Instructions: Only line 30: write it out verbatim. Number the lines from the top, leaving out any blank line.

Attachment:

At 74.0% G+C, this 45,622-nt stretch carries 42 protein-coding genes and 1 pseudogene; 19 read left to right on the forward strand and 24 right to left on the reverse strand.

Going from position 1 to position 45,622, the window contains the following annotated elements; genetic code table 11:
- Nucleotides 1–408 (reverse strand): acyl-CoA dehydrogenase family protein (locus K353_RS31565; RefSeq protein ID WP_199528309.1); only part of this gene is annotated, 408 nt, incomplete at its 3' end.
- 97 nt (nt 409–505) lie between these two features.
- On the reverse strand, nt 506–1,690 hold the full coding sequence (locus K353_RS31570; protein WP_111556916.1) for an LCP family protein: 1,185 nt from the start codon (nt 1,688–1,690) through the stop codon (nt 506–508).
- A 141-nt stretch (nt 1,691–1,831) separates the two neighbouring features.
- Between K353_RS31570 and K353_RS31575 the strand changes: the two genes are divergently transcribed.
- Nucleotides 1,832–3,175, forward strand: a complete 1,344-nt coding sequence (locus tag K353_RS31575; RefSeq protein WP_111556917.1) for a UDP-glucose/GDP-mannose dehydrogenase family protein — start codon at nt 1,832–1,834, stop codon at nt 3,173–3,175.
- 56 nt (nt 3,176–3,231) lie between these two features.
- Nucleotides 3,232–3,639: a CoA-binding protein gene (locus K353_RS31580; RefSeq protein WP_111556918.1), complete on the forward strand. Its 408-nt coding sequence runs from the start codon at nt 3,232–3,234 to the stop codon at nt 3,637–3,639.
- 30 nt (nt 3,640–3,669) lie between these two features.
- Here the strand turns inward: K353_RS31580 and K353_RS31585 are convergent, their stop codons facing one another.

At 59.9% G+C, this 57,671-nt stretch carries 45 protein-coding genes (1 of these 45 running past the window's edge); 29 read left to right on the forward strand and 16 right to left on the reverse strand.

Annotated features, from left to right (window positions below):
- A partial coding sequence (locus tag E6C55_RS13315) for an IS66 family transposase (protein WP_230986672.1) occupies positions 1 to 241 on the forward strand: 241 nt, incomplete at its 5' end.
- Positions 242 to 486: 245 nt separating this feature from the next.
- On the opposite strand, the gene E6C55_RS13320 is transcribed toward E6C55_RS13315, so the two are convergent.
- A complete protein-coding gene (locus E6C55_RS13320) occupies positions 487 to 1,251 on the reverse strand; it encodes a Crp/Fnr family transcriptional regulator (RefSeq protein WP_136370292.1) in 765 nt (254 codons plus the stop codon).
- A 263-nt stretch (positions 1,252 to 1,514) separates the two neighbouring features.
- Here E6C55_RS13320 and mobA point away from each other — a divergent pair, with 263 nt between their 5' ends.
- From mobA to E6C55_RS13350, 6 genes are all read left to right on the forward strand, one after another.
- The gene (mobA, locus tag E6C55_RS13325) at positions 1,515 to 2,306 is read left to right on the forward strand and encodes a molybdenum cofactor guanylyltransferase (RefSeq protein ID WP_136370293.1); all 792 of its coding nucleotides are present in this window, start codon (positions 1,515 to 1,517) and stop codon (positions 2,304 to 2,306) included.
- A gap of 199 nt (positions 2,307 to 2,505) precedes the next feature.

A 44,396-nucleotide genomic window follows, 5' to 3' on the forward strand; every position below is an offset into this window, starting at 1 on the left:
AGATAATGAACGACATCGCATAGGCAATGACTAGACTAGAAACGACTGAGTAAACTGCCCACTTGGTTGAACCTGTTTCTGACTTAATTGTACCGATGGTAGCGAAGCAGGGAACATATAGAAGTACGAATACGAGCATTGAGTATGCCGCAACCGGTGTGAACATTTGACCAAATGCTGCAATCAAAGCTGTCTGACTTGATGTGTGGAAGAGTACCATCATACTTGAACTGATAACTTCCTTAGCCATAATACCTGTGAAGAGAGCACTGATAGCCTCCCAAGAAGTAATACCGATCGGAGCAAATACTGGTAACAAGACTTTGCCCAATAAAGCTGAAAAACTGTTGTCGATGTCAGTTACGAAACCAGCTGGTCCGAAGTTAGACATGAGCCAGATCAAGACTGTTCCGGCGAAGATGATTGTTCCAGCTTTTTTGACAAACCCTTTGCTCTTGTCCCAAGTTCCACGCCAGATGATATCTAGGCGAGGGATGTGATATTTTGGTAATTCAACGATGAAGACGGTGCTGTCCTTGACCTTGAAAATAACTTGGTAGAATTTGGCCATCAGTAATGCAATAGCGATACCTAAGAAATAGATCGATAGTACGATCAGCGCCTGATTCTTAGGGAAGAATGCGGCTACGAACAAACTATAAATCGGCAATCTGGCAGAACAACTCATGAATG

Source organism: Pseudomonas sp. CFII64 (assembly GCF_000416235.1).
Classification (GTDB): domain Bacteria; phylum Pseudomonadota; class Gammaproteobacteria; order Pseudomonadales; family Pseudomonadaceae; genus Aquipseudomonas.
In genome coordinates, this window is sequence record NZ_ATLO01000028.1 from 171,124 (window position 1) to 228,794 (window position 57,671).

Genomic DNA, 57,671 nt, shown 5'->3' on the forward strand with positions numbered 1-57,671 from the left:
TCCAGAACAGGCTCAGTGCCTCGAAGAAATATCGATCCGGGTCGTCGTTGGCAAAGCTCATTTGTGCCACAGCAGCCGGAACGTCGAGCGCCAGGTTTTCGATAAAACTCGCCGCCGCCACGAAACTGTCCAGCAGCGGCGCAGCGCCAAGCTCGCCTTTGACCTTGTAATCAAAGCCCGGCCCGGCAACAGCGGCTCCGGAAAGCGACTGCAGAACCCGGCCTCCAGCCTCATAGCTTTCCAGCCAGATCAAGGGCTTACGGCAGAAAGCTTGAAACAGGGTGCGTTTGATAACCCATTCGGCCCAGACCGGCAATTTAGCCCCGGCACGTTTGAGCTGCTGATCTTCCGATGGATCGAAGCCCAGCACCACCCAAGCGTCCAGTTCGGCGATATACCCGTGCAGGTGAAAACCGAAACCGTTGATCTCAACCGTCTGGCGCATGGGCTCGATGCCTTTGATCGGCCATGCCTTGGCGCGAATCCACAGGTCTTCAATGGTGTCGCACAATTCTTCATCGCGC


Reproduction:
TCCAGAACAGGCTCAGTGCCTCGAAGAAATATCGATCCGGGTCGTCGTTGGCAAAGCTCATTTGTGCCACAGCAGCCGGAACGTCGAGCGCCAGGTTTTCGATAAAACTCGCCGCCGCCACGAAACTGTCCAGCAGCGGCGCAGCGCCAAGCTCGCCTTTGACCTTGTAATCAAAGCCCGGCCCGGCAACAGCGGCTCCGGAAAGCGACTGCAGAACCCGGCCTCCAGCCTCATAGCTTTCCAGCCAGATCAAGGGCTTACGGCAGAAAGCTTGAAACAGGGTGCGTTTGATAACCCATTCGGCCCAGACCGGCAATTTAGCCCCGGCACGTTTGAGCTGCTGATCTTCCGATGGATCGAAGCCCAGCACCACCCAAGCGTCCAGTTCGGCGATATACCCGTGCAGGTGAAAACCGAAACCGTTGATCTCAACCGTCTGGCGCATGGGCTCGATGCCTTTGATCGGCCATGCCTTGGCGCGAATCCACAGGTCTTCAATGGTGTCGCACAATTCTTCATCGCGC